• How do we spread a medical intervention across hundreds of healthcare regions throughout all of Canada?
  • How do we implement a program that prevents illness in a healthcare system designed to react to illness?

They met with experts in numerous fields and studied their research to find glimmers of solutions to these problems.

During this process, they explicitly challenged deeply held assumptions people had. Most notably, the medical community (and society) assumes that physical health declines as people age. Because we see so many people become frail as they get older, we believe frailty is inevitable.

The activities of the fellowship directly challenged this assumption.

Identify positive deviants

Appendix 1 introduced Olga, a track and field athlete who competed well into her nineties. A ninety-year-old woman running 100-meter sprints, doing the long jump, and throwing a javelin, have you ever seen such a thing? Without a doubt, Olga was a positive deviant.

An essential facet of her story, though, is this. Olga did not compete against herself. She competed against other ninety-year-olds. She was not some weird anomaly, but rather a member of a population of older adults that maintained vitality and vibrancy well into advanced old age.

How did they achieve that?

Through investigations of this population, researchers have begun to uncover the secret to ageing well. The fellowship incorporated this learning into the Seniors Program.

The result

In the end, the fellowship created a program that measurably delayed if not reversed frailty. Though the program had yet to spread nationally, physicians in British Columbia were beginning to adopt it.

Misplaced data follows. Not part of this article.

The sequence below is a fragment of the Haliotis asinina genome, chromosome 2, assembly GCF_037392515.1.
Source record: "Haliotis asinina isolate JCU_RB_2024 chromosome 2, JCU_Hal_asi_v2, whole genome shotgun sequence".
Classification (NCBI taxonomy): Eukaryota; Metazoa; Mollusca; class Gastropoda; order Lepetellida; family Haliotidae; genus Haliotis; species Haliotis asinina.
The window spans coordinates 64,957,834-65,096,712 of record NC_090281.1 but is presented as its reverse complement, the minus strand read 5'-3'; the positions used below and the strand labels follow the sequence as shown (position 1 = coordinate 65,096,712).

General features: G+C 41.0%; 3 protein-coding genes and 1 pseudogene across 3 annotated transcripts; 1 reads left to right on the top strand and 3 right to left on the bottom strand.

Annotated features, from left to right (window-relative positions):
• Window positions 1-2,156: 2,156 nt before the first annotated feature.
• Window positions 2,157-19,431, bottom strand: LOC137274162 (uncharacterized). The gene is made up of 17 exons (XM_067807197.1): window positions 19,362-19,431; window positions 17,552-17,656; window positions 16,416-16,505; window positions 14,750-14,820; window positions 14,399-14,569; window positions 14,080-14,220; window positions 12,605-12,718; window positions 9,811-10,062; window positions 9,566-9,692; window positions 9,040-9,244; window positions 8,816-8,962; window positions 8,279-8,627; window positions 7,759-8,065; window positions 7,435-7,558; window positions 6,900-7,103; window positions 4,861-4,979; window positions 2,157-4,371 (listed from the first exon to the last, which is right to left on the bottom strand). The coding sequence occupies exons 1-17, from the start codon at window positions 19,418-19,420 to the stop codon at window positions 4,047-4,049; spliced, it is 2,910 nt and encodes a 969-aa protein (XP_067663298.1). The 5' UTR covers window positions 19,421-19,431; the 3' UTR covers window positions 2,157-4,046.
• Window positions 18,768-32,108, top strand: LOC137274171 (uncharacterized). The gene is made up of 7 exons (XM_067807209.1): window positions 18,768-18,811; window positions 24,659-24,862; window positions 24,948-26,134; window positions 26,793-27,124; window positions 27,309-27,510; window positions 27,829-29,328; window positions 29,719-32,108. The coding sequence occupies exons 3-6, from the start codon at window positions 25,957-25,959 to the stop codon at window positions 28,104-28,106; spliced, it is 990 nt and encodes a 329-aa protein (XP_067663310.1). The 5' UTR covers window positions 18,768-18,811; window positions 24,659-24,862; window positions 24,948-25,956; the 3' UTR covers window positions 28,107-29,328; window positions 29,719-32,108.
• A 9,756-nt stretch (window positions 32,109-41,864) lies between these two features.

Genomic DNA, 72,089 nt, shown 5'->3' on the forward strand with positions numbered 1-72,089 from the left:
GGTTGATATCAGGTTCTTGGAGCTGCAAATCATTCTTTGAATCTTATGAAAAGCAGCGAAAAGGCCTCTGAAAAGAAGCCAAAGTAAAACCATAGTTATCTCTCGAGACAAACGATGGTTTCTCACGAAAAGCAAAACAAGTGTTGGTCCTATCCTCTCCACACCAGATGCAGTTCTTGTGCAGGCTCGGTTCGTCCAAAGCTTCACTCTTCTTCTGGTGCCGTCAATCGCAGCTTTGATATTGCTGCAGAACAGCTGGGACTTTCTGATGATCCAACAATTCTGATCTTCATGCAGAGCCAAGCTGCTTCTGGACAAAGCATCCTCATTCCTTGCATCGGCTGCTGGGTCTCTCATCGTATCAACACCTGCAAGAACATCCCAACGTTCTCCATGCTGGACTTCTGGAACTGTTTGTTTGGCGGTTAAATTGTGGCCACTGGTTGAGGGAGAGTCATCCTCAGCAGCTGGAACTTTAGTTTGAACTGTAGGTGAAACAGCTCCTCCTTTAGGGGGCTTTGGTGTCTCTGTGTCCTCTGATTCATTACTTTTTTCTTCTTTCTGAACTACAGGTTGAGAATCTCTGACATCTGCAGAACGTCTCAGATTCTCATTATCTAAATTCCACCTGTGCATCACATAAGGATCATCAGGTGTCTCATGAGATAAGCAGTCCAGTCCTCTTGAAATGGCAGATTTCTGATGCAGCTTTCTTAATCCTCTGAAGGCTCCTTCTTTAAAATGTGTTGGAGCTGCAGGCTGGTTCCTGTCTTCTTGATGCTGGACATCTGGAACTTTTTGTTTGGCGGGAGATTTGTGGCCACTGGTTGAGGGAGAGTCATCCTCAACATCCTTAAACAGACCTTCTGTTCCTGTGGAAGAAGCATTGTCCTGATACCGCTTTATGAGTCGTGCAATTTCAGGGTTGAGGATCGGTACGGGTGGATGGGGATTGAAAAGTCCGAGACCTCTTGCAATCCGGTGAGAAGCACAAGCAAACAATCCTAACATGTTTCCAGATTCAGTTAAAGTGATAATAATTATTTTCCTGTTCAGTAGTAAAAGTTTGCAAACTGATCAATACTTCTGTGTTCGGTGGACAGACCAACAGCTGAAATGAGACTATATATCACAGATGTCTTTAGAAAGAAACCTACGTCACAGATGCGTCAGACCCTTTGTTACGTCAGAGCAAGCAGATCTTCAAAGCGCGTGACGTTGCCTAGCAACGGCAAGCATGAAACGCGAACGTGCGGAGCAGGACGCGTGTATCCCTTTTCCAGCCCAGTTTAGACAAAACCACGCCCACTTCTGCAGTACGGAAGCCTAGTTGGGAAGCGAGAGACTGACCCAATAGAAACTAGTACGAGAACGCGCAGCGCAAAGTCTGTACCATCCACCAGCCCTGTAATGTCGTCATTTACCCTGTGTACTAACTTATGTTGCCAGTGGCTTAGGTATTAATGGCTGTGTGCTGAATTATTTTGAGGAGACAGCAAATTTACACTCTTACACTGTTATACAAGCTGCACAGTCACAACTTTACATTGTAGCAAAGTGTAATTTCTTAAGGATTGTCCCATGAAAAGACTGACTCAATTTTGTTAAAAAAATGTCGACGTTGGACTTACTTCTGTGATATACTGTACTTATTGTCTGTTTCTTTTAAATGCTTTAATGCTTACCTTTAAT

Moreover, the fellowship’s work inspired the author of this textbook to include it as an example. No doubt, some readers, upon reading this example and experiencing the ageing of their grandparents, parents, and themselves might start to make lifestyle changes of their own and encourage their family to do the same.

The big questions the fellowship posed had the power to change society. Even now, years after their work, the results of their efforts still ripple through the populace.

 

In our discussion of creating organizations capable of handling the unknown, the previous two sections have discussed how to create the capacity for collective reasoning and the appreciative inquiry process. The final element that this chapter will address is developing an organization’s ability to experiment.

Key Takeaways

  • Appreciative inquiry
    • Appreciative inquiry is a positive approach; it requires reflection and awareness of the world’s interrelated nature.
    • Partner with people/groups with relevant experience
    • Develop good questions. Big questions. Compelling questions. World-changing questions.
    • Engage with the public
    • Build structures supporting change (maintain adaptability and use the power of metaphors)
    • Embrace “wicked problems.”
    • Identify positive deviants

  1. Adler, N. J. (2007). Organizational Metaphysics--Global Wisdom and the Audacity of Hope. In E. H. Kessler & J. R. Bailey (Eds.), Handbook of Organizational and Managerial Wisdom (pp. 423–458). Thousand Oaks, CA: Sage Publications Inc.
  2. Adler, N. J. (2007). Organizational Metaphysics--Global Wisdom and the Audacity of Hope. In E. H. Kessler & J. R. Bailey (Eds.), Handbook of Organizational and Managerial Wisdom (pp. 423–458). Thousand Oaks, CA: Sage Publications Inc.
  3. Pitsis, T. S., & Clegg, S. R. (2007). Interpersonal Metaphysics--"We Live in a Political World": The Paradox of Managerial Wisdom. In E. H. Kessler & J. R. Bailey (Eds.), Handbook of Organizational and Managerial Wisdom (pp. 399–422). Thousand Oaks, CA: Sage Publications Inc.
  4. Duarte, N. (2014). Finding the Right Metaphor for Your Presentation. Retrieved November 8, 2019, from https://hbr.org/2014/11/finding-the-right-metaphor-for-your-presentation